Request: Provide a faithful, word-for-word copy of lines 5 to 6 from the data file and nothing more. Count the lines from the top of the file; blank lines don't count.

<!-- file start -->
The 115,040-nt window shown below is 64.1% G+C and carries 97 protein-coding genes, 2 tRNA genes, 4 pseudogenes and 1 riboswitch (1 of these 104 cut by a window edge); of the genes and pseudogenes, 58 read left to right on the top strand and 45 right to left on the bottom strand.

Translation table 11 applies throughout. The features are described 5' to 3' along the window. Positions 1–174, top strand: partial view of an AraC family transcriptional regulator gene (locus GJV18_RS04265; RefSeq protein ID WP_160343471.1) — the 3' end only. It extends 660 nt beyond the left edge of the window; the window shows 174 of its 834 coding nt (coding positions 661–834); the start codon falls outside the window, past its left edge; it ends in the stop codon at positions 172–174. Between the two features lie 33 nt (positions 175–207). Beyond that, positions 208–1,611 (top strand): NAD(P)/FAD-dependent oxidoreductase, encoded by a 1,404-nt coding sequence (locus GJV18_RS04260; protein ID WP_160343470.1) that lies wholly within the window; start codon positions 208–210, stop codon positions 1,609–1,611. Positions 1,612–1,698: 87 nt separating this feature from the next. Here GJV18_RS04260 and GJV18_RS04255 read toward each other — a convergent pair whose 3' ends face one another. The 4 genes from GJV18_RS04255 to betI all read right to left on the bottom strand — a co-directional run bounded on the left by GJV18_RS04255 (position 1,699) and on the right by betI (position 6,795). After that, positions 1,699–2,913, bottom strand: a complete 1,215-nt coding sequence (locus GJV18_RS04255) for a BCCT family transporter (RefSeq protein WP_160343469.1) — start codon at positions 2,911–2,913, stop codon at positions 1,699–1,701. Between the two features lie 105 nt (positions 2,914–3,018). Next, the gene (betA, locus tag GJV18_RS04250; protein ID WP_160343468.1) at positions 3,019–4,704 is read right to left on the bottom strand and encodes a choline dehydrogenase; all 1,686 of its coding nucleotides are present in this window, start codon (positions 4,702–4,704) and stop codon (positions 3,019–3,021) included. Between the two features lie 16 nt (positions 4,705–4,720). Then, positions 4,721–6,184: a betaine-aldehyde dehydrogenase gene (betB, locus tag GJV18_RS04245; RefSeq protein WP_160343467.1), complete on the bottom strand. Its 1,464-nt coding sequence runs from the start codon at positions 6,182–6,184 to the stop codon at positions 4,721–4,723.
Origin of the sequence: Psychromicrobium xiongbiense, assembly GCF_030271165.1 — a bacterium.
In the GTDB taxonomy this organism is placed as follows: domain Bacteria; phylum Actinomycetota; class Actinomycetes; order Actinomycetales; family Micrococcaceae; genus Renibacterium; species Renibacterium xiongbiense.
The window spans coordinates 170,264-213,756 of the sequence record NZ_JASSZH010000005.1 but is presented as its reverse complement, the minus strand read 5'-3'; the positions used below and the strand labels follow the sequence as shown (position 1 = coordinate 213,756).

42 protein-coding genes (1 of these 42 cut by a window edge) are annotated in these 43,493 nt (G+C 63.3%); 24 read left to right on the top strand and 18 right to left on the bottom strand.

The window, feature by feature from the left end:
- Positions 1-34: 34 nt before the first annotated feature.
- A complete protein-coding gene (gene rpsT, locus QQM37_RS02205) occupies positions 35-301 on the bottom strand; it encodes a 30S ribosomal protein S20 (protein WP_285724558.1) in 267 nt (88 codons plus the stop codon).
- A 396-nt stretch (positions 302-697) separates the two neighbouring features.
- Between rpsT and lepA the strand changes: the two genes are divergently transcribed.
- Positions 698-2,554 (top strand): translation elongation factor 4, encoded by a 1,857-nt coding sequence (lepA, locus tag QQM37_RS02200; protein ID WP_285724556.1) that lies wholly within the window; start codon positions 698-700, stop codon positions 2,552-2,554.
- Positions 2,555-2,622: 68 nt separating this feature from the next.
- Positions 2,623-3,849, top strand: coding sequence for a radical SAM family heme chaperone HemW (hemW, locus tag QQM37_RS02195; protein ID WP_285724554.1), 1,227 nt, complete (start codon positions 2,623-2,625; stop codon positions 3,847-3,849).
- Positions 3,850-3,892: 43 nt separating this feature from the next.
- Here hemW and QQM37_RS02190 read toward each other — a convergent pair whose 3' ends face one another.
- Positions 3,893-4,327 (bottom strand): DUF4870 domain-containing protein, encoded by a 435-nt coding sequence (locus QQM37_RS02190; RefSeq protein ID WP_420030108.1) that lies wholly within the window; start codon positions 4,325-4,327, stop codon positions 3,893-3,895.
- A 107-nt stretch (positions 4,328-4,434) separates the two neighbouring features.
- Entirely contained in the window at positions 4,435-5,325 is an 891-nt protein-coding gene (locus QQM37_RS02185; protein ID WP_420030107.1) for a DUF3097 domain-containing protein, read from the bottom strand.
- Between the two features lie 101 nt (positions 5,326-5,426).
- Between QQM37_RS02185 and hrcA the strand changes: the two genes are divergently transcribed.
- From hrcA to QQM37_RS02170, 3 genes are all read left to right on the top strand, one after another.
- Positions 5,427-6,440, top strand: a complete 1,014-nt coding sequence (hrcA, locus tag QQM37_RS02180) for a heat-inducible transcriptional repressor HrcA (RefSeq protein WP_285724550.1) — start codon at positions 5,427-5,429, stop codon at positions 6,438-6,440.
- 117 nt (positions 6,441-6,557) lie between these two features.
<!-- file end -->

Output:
The window spans coordinates 170,264-213,756 of the sequence record NZ_JASSZH010000005.1 but is presented as its reverse complement, the minus strand read 5'-3'; the positions used below and the strand labels follow the sequence as shown (position 1 = coordinate 213,756).

42 protein-coding genes (1 of these 42 cut by a window edge) are annotated in these 43,493 nt (G+C 63.3%); 24 read left to right on the top strand and 18 right to left on the bottom strand.